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Consider four marble types $\{a,b,c,d\}$, and four boxes that can have two marbles each. I have access to a maximum of 3 marbles per type and all boxes must be filled. The problem is to find the number of ways one can fill the boxes subject to the following restrictions:

  • Restriction 1: The type of marbles is irrelevant, only the individual number of repetitions is important for the counting of solutions;
  • Restriction 2: There must be at least one marble of each type;
  • Restriction 3: No box can contain two marbles of the same type;
  • Restriction 4: The same combination of marbles in a box can only appear once.

By direct inspection, one gets the only two types of solutions: $$ \textrm{solution} \, 1 = |ab| |ac| |ad| |bc| \\ \textrm{solution} \, 2 = |ab| |ac| |cd| |bd| $$ The goal is to find a general answer rather than a solution by inspection.

Solution attempt:

Since I have 8 marble slots to be used and four of them are already fixed (by Restriction 1), I have a total of 4 marble slots free. Considering now the four marble types, I'm interested in partitioning 4 marbles into $m=4$ or less parts (corresponding to the four types), all of size $n=2$ or less (since I have 2 marbles of each type left to be used). The answer is given by the coefficient of $q^4$ in the expansion of the Gaussian Binomial Coefficient $$ \binom{m+n}{n}_q = \prod^{m}_{i=1} {1-q^{m+n-i+1} \over 1-q^i} $$ which is $3$; one more than the correct answer. The three cases obtained are associated to the repetitions $$ (a,b,c,d) = \{(3,2,2,1),(2,2,2,2),(3,3,1,1)\}\,, $$ where solution 1 corresponds to $(3,2,2,1)$ and solution 2 to $(2,2,2,2)$. The third case would correspond to something of the type $$ |ab| |ab| |ac| |bd| $$ which cannot happen because of Restriction 4. I'm wondering where there is any kind of generating function which can give me the answer directly with the fourth restriction included. This would be ideal since I intended to generalise the problem to boxes of different sizes.

EDIT: Solution 2 was misspelled.

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  • $\begingroup$ I don't quite understand Restriction 1 as you phrase it. My natural interpretation of it is "Two solutions are equivalent if we can get one from the other by relabeling the types of marbles", but then the two solutions you give are actually equivalent: you can get solution 2 from solution 1 by switching $a$ and $c$. $\endgroup$ – Misha Lavrov Mar 15 '17 at 17:58
  • $\begingroup$ You're right, I misspelled solution 2. Thank you. $\endgroup$ – GKiu Mar 15 '17 at 19:13
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In the case where the boxes have two marbles each, restrictions 3 and 4 tell us that we can think of each solution as a graph, where each marble type is a vertex and each box is an edge. Restriction 2 means that each vertex must have degree at least $1$, and Restriction 1 tells us that two solutions are equivalent precisely when the graphs are isomorphic.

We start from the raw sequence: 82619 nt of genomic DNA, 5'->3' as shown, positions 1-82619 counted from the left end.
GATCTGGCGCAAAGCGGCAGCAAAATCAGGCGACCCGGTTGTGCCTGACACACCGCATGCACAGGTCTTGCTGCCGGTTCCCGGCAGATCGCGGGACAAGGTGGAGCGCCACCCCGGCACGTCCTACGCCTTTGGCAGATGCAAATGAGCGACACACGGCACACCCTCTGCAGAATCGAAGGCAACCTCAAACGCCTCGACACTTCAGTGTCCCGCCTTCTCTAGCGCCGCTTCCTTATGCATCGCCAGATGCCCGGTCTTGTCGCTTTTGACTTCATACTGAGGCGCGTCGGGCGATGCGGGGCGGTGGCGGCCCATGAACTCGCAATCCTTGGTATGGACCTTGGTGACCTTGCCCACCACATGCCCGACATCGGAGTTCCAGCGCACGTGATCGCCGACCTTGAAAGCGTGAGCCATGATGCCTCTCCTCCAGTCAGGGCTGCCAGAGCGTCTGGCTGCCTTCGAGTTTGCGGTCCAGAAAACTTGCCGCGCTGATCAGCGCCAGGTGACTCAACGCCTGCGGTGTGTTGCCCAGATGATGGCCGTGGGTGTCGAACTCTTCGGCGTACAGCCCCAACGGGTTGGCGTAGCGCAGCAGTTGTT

So the un-generalized question asks: how many different graphs are there with $4$ vertices and $4$ edges? We get the following two graphs corresponding to the two solutions:Solution 1 Solution 2

Generalizing this to $n$ two-marble boxes and $n$ marble types is not too hard: it is A001434 in the OEIS, the number of $n$-vertex graphs with $n$ edges. The more general sequence A008406 which counts $n$-vertex graphs with $k$ edges gives a somewhat upsetting formula that may be better than nothing. If we also include the restriction that no marble is used more than three times, then each vertex is limited to degree 3, which makes things trickier; I'm not sure that's been counted before.

Generalizing the boxes to hold $k$ marbles each means we've moved on to $k$-uniform hypergraphs, which is also much scarier and I don't have an answer for you there.

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  • $\begingroup$ This is amazing. Thank you very much for your answer! This is the first time I'm dealing with graphs so I'll have to study this a bit before fully understanding your answer. However, if I may add an extra question, how would a box of 3 marbles and another one of 2 marbles fit into this? I do not need a numerical answer, just the correct way to express the solution in graph nomenclature. In the end, I'm interested in generalising the answer for any number of boxes, with different marbles slots each. $\endgroup$ – GKiu Mar 15 '17 at 20:22
  • $\begingroup$ As soon as you get boxes with more than 2 marbles in them, you're talking about a hypergraph (but a non-uniform one when the boxes have different sizes). Technically, any set family is a hypergraph, but because your symmetry condition is essentially asking about (hyper)graph isomorphism, I think the terminology is useful here. $\endgroup$ – Misha Lavrov Mar 15 '17 at 20:27
  • $\begingroup$ That's more than enough for me, thank you very much! $\endgroup$ – GKiu Mar 16 '17 at 0:52

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